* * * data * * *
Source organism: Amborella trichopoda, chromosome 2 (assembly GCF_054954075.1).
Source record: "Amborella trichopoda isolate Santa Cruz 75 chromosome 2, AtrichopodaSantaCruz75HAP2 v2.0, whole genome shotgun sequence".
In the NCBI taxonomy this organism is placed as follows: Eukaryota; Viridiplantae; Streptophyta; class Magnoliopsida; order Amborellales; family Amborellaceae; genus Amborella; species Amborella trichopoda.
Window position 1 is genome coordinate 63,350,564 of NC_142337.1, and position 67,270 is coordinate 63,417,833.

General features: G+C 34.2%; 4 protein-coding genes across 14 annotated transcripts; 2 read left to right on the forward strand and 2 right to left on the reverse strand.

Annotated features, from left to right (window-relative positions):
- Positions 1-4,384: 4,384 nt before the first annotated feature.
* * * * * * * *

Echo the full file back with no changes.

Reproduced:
Source organism: Amborella trichopoda, chromosome 2 (assembly GCF_054954075.1).
Source record: "Amborella trichopoda isolate Santa Cruz 75 chromosome 2, AtrichopodaSantaCruz75HAP2 v2.0, whole genome shotgun sequence".
In the NCBI taxonomy this organism is placed as follows: Eukaryota; Viridiplantae; Streptophyta; class Magnoliopsida; order Amborellales; family Amborellaceae; genus Amborella; species Amborella trichopoda.
Window position 1 is genome coordinate 63,350,564 of NC_142337.1, and position 67,270 is coordinate 63,417,833.

General features: G+C 34.2%; 4 protein-coding genes across 14 annotated transcripts; 2 read left to right on the forward strand and 2 right to left on the reverse strand.

Annotated features, from left to right (window-relative positions):
- Positions 1-4,384: 4,384 nt before the first annotated feature.